Finance

Barclays backs Flux to kill paper receipts at the checkout

By Oliver Smith 14 November 2017
Flux co-founders Tom Reay, Matty Cusden-Ross, and Veronique Barbosa.
Summary

Time to wish those annoying tiny pieces of paper goodbye.

Receipts are a mess.

Tiny pieces of paper to prove you bought something, that are easily lost and often misplaced right when they’re needed most.

That’s not even considering all the time you’ll waste standing at checkouts for receipts to be printed, days of time as people dither over whether they want a receipt or not.

Plus UK retailers printed an estimated 11 billion receipts during 2013, each costing about a penny to print, and adding up to a whopping £110m in total.

Surely there’s a better way, and that’s exactly what Flux is building.

Meet Flux

Founded by three ex-Revolut employees, Tom Reay, Matty Cusden-Ross, and Veronique Barbosa, Flux is on a mission to turn your online banking statement into a proper digital receipt.

Forget gobbledegook like ASOSCOM, H3G and MARKS&SPENCERPLC, Flux is working with big banks and retailers to convert these into itemised records of exactly what and where you bought stuff.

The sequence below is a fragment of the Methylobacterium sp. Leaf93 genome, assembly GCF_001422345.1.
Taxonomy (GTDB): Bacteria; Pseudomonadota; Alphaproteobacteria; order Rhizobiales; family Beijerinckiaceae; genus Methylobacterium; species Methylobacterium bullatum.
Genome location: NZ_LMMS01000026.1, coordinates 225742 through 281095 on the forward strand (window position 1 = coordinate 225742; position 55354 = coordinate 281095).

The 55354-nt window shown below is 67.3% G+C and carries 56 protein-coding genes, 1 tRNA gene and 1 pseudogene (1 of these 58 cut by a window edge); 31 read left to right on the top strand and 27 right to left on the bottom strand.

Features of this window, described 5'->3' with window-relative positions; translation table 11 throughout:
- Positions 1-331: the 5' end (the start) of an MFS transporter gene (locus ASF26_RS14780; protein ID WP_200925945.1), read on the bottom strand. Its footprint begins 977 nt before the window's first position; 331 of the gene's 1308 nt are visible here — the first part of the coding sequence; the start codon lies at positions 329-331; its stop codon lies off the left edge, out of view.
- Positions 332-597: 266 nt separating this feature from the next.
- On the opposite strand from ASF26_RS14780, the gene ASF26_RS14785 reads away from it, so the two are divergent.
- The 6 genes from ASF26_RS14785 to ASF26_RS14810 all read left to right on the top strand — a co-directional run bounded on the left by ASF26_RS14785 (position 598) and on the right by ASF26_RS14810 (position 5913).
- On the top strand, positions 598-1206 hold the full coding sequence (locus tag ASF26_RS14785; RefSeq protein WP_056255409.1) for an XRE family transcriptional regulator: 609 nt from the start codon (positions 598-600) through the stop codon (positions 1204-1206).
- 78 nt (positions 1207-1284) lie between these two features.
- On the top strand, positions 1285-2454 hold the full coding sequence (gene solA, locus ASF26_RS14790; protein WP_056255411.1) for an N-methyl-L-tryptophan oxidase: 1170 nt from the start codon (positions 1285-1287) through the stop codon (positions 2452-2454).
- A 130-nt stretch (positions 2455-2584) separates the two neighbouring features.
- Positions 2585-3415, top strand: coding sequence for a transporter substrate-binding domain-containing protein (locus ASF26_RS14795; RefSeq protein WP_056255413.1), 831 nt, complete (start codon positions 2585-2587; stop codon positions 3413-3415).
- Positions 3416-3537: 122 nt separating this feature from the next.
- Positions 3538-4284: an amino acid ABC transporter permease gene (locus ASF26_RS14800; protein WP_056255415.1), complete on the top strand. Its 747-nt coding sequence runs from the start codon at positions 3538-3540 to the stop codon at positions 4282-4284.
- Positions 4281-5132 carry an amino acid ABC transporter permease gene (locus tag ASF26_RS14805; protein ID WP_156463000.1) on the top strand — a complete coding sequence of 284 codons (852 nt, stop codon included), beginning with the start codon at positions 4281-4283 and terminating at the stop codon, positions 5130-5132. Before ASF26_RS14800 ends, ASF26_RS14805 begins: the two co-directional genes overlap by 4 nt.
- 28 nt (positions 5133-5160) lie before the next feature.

“Nobody wants to keep track of hundreds of bits of paper in the 21st century,” explains Cusden-Ross, Flux’s CEO.

“We are determined to digitise the world’s receipts by linking to how customers pay anyways so we don’t change behaviour at checkout.”

Today Flux announced a 10,000 customer trial with Barclays, for their customers to automatically see itemised receipts in real time directly from their Barclays mobile app.

Nothing changes for the customer, you just pay with your regular card, but more information is sent from the retailer which adds more detail to your online banking statement.

Flux has another limited trial ongoing with Monzo, and it has fully launched with Starling Bank.

Right now it’s only working at sandwich shop EAT. and healthy food group Bel Air, but Cusden-Ross says more retailers will be added next year.

If successful Flux could be the beginning of the end for paper receipts.

Saving retailers millions of pounds, saving shoppers days of their time, and keeping a record of our spending habits where it’s most useful, on our smartphones.